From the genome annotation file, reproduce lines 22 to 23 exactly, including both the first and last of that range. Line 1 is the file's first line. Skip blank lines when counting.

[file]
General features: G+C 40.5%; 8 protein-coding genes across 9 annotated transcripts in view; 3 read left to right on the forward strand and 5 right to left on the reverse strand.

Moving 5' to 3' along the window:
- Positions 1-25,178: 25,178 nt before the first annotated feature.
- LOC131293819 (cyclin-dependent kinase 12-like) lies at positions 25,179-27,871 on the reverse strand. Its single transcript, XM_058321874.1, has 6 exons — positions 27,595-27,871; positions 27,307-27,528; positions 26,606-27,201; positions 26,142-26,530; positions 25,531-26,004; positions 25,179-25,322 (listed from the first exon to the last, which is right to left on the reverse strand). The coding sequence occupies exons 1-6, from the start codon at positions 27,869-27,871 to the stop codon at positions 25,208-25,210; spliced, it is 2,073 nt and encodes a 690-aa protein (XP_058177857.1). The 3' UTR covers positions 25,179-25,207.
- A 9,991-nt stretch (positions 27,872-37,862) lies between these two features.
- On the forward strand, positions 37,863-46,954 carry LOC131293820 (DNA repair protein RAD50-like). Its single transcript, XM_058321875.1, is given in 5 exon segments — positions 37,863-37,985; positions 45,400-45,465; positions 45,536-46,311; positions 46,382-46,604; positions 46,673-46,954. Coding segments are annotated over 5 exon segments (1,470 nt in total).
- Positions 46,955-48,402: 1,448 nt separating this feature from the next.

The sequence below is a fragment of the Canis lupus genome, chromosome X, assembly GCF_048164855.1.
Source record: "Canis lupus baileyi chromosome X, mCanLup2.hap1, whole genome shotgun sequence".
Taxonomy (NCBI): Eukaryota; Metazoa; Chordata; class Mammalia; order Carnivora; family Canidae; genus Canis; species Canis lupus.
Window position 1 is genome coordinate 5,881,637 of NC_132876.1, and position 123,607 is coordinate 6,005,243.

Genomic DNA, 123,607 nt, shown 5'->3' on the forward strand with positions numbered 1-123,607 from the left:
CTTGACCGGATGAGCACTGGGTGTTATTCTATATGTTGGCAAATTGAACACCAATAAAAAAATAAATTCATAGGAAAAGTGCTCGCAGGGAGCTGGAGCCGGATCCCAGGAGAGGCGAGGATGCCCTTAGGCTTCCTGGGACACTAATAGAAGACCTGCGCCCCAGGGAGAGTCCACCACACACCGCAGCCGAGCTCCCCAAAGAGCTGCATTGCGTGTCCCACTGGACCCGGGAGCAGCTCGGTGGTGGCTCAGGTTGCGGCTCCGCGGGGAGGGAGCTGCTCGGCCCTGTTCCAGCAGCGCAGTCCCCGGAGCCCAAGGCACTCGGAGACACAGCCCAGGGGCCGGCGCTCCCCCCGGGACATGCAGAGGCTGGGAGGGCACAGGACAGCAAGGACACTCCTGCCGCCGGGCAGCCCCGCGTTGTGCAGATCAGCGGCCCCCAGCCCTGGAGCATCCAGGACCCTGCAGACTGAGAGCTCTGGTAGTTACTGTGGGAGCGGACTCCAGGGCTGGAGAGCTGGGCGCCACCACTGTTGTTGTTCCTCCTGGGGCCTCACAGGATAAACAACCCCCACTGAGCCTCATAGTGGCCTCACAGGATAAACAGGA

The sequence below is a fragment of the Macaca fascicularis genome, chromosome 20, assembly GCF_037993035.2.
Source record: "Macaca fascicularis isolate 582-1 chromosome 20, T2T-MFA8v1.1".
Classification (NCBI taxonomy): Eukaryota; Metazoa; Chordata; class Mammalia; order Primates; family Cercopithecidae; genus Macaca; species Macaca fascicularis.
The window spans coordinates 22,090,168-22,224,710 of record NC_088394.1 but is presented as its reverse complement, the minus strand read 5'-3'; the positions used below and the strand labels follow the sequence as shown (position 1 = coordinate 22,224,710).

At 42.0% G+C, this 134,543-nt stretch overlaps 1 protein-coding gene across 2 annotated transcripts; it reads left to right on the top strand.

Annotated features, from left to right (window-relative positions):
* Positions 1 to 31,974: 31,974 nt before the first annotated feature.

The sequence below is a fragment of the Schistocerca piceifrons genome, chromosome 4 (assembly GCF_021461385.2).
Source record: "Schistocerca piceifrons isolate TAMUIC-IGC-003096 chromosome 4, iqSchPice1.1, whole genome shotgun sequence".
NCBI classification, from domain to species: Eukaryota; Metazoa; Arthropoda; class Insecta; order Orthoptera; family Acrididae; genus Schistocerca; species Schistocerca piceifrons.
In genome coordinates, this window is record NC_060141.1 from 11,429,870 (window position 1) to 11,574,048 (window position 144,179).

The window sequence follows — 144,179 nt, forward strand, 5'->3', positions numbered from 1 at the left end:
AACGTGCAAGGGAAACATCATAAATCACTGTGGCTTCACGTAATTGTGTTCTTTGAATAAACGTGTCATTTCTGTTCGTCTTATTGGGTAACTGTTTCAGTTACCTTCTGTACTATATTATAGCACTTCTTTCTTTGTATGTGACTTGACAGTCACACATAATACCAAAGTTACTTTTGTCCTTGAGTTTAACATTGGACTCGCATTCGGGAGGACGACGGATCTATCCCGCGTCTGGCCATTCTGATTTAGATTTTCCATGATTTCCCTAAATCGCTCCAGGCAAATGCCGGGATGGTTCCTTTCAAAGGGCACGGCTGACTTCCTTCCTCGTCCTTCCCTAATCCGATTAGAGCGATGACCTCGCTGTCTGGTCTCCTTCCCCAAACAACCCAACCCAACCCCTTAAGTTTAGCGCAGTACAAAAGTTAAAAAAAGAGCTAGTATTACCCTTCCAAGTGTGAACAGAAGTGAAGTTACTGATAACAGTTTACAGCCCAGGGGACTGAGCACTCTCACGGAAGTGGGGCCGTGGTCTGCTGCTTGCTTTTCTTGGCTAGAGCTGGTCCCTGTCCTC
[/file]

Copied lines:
Source record: "Schistocerca piceifrons isolate TAMUIC-IGC-003096 chromosome 4, iqSchPice1.1, whole genome shotgun sequence".
NCBI classification, from domain to species: Eukaryota; Metazoa; Arthropoda; class Insecta; order Orthoptera; family Acrididae; genus Schistocerca; species Schistocerca piceifrons.